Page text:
There’s a special kind of fish in Florida you’ll hear on the whispers of men. Unique to the crystal blue tropic waters, this fish is a legend in its own right. Anglers dream of finding them, catching them, and if they’re lucky, eating them. This fish, my friends, is the infamous Snook.
Snook have a sleek body, large toothless mouth, and protruding lower jaw. Their signature feature is a thin black streak from tip to tail which dissects their silvery scales. With a high dorsal fin and relatively short anal spines, they use their tail to launch an ambush on prey in bursts reserving their energy in-between. They use our calm shallow grass flats and mangrove forests to assess their meals from the shadows. We also find them running our beaches, inlets, and docks.
With a go-for-broke attitude and aggressive strikes, they steal bait, cut lines, and send anglers cursing as they realize they’ve just been had. Sharp gill plates on either side will cut a leader line with one quick twist. With a will to fight, the challenge becomes avoiding precisely this scenario. Snook can grow over 40” in length, and there’s an exclusive club for those who have landed a “forty-incher”. Photos required for admittance.
Although grouper is a renowned fish in this area for edibility ratings, you won’t regret the time spent to catch & cook the infamous Snook. Thick, white meat sans ‘fishy’ flavor goes great with the most delicate of pairings. The bones are dense and easily removed. And if all this isn’t enough to tantalize your taste buds, let this be your favorite fact: Snook are only available to the recreational fisherman. This means in order to eat one, you have to catch it yourself.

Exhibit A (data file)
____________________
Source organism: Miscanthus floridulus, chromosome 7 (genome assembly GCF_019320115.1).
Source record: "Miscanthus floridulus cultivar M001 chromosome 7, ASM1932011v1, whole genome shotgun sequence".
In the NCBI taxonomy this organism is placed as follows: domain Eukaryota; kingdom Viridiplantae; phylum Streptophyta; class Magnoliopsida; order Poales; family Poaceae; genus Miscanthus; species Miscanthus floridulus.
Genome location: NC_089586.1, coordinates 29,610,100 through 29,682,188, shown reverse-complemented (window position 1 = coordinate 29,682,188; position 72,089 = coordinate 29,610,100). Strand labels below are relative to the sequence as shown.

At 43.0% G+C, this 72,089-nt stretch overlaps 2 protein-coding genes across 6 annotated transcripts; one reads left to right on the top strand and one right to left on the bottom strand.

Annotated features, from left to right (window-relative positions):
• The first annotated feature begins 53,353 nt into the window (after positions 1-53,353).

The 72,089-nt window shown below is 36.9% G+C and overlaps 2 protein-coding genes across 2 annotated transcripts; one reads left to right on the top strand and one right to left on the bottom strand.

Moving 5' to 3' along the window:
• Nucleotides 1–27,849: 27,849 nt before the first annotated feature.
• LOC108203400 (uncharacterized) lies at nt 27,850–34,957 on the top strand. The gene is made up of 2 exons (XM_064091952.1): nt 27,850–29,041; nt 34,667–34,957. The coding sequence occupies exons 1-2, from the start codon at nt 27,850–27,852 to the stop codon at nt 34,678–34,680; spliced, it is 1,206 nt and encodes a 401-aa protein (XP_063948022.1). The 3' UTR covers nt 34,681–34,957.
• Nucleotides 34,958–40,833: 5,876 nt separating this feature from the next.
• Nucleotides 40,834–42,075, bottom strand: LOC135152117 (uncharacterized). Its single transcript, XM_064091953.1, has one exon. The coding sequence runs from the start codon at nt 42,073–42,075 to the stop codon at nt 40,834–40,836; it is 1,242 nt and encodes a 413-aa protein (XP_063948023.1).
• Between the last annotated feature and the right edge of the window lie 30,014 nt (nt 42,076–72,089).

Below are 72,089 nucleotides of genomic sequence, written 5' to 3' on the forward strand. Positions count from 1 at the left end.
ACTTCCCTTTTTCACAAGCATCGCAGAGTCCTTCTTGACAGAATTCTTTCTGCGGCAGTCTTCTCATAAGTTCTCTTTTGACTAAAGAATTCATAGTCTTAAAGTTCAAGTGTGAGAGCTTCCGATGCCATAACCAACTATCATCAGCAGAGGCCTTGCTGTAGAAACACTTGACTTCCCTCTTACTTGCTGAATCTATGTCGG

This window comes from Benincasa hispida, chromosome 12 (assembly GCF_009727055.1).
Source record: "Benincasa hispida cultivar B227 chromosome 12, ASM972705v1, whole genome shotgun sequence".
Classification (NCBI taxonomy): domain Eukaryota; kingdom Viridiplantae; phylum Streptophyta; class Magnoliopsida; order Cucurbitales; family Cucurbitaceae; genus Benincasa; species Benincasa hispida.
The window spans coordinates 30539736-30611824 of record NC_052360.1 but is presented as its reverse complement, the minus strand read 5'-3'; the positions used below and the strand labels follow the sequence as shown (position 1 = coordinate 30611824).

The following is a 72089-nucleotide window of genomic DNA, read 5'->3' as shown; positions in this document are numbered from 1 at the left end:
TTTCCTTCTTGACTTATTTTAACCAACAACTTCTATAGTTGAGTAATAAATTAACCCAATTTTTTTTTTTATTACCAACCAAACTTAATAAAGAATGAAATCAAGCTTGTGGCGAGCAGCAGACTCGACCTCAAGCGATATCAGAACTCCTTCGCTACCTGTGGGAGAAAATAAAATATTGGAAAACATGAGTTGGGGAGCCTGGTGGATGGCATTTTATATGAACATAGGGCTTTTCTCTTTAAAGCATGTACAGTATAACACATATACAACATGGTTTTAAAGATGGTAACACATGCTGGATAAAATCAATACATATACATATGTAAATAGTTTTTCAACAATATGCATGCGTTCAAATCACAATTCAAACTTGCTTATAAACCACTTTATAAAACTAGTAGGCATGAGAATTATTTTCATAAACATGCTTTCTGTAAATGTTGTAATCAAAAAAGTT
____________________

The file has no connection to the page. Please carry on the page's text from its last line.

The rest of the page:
When it comes to catching snook, current regulations are set for catch and release only through August 31st, 2020. As anglers, we are respectful of this regulation because, frankly, we want them around. The 2018 Red Tide had us nervous about their numbers but fishermen report they’re seeing snook regularly. Historically, Snook season runs March 1st – April 30th, and September 1st – November 30th. Florida Fish and Wildlife Conservation Commission provides updates as this information changes.
We’ll also address changes in regulation with this fishing report as they happen in Terra Ceia Bay. Fisherman’s Cove Resort is built for fishing, and our calm bay with mangrove walls inhabit the infamous snook along with various other species. We’re currently hearing reports of gag grouper, red snapper, jack crevalle, blue crabs, and flounder nearby. We are also seeing catch and release species such as spotted sea trout, redfish, and snook.
Whether you’re looking for snook, or just a great place to experience Florida, this is your place. We look forward to camping and catching with you soon!